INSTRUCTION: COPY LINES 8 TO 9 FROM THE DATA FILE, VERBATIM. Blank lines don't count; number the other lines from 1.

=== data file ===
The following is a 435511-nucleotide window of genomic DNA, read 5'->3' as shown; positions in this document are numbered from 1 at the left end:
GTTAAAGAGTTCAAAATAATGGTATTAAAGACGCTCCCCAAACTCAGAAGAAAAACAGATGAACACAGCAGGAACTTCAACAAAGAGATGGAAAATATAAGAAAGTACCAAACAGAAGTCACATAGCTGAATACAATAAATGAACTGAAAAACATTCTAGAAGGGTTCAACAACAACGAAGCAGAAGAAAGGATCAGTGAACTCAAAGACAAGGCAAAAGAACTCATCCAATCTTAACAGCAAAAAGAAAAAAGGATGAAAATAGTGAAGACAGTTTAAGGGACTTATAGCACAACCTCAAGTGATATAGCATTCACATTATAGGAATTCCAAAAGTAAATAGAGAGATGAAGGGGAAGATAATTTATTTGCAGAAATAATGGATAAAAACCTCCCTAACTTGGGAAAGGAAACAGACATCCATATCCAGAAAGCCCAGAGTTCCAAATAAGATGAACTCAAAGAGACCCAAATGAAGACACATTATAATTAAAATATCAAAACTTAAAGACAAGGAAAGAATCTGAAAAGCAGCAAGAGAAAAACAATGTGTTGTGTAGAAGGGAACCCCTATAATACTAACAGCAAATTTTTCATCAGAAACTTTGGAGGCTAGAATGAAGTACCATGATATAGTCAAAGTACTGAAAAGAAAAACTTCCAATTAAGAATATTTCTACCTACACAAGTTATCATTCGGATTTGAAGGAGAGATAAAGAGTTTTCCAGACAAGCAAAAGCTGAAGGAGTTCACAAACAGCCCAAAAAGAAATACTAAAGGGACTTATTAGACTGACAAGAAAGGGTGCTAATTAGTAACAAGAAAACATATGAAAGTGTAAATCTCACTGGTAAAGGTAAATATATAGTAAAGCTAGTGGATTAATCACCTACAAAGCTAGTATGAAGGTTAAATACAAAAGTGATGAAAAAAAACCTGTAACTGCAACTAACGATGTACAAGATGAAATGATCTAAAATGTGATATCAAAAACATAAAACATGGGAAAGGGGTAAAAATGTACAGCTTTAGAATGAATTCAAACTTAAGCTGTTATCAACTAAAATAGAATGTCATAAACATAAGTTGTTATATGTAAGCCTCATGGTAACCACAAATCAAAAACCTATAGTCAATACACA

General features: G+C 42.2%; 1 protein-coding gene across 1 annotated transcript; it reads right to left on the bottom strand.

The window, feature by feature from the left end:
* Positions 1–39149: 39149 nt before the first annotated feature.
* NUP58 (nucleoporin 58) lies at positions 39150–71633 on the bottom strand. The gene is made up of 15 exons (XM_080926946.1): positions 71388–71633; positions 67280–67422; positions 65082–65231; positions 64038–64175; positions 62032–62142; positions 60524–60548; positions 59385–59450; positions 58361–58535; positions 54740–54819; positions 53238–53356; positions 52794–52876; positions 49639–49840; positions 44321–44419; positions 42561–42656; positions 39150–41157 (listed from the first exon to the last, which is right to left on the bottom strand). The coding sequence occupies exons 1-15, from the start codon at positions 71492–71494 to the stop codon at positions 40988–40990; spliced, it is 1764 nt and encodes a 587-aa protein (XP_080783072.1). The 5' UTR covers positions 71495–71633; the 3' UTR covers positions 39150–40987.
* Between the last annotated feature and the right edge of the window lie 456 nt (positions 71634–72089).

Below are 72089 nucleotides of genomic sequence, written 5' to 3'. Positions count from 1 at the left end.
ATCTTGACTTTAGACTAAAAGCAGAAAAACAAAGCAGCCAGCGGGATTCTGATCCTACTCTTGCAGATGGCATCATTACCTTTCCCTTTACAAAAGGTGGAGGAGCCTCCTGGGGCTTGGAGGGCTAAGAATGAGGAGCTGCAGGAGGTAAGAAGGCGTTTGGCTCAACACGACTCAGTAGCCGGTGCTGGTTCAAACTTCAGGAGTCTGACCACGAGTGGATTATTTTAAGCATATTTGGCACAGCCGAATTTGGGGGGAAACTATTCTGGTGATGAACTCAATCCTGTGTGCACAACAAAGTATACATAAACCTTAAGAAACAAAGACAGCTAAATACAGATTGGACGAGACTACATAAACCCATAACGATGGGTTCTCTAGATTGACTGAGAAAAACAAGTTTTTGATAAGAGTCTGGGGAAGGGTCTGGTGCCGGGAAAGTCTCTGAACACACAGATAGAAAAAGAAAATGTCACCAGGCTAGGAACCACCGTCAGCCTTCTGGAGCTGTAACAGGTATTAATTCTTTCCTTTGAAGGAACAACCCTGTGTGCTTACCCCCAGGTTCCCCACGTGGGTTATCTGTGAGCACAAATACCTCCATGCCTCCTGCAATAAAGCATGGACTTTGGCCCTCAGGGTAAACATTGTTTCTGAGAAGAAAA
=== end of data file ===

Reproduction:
Below are 72089 nucleotides of genomic sequence, written 5' to 3'. Positions count from 1 at the left end.
ATCTTGACTTTAGACTAAAAGCAGAAAAACAAAGCAGCCAGCGGGATTCTGATCCTACTCTTGCAGATGGCATCATTACCTTTCCCTTTACAAAAGGTGGAGGAGCCTCCTGGGGCTTGGAGGGCTAAGAATGAGGAGCTGCAGGAGGTAAGAAGGCGTTTGGCTCAACACGACTCAGTAGCCGGTGCTGGTTCAAACTTCAGGAGTCTGACCACGAGTGGATTATTTTAAGCATATTTGGCACAGCCGAATTTGGGGGGAAACTATTCTGGTGATGAACTCAATCCTGTGTGCACAACAAAGTATACATAAACCTTAAGAAACAAAGACAGCTAAATACAGATTGGACGAGACTACATAAACCCATAACGATGGGTTCTCTAGATTGACTGAGAAAAACAAGTTTTTGATAAGAGTCTGGGGAAGGGTCTGGTGCCGGGAAAGTCTCTGAACACACAGATAGAAAAAGAAAATGTCACCAGGCTAGGAACCACCGTCAGCCTTCTGGAGCTGTAACAGGTATTAATTCTTTCCTTTGAAGGAACAACCCTGTGTGCTTACCCCCAGGTTCCCCACGTGGGTTATCTGTGAGCACAAATACCTCCATGCCTCCTGCAATAAAGCATGGACTTTGGCCCTCAGGGTAAACATTGTTTCTGAGAAGAAAA